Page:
Nakkiah Lui, a Gamillaroi and Torres Strait Islander actor and writer, says the stories on our screens need to reflect our society.
"So what we care about, what we look like, all the things that make us who we are. If our stories don’t have diverse casts, then that’s a signifier that our stories aren’t representing who we are."
Unless the storyline is changed, Lui can’t see how people of colour will ever be represented or recognised.
"One of the issues is that art is inherently valued by race, we don't think stories about people of colour are as worthy as white stories."
She is thrilled to see ethnic directors winning Academy Awards, but is disheartened that the stories they tell promote ‘whiteness.’
"You could, for instance, point out that over the last few years the Best Director Oscar has been won by a Mexican man, a Taiwanese man, a French man and a White American woman ... but what stories are they telling? What stories do the Academy find inspiring? What do they value?”
“The stories that they value are the stories about whiteness," said Lui.
Acclaimed director of Redfern Now and The Sapphires, Wayne Blair, said something must change.
These remarks come a day after Spike Lee and Jada Pinkett Smith announced they would boycott the 2016 Oscars ceremony.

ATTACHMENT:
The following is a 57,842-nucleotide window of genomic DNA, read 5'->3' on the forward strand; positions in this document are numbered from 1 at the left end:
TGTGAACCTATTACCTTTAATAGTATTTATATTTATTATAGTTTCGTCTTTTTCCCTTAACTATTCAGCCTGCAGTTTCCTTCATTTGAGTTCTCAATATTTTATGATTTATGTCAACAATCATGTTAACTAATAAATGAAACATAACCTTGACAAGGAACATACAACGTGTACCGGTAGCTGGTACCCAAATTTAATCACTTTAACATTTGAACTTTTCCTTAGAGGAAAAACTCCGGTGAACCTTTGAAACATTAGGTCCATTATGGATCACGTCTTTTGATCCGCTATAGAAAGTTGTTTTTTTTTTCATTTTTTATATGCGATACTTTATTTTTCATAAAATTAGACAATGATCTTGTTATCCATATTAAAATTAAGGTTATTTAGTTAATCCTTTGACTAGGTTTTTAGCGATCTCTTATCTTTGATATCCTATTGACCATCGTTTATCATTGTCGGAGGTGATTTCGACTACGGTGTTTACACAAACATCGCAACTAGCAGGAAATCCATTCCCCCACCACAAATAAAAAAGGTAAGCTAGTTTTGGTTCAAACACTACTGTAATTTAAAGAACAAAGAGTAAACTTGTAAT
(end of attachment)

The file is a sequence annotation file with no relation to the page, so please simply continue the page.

In this lengthy Instagram post, Lee said he "cannot support" the "lily-white" Oscars.
Celebrities alike are using the hashtag #OscarsSoWhite to express their disappointment and reject their Oscars invite.
The online campaign began on Monday - Martin Luther King’s Birthday - with the release of this home video.
Cheryl Boone Isaacs, President of the Academy of Motion Picture Arts and Science, responded to the controversy by saying that was "heartbroken and frustrated about the lack of inclusion" in this year's Oscars acting categories and vowed to make a change.
Isaacs issued a statement promising to review the Academy membership in order to ensure "much-needed diversity in our 2016 class and beyond."
"This is a difficult but important conversation and it’s time for big changes," said Isaacs.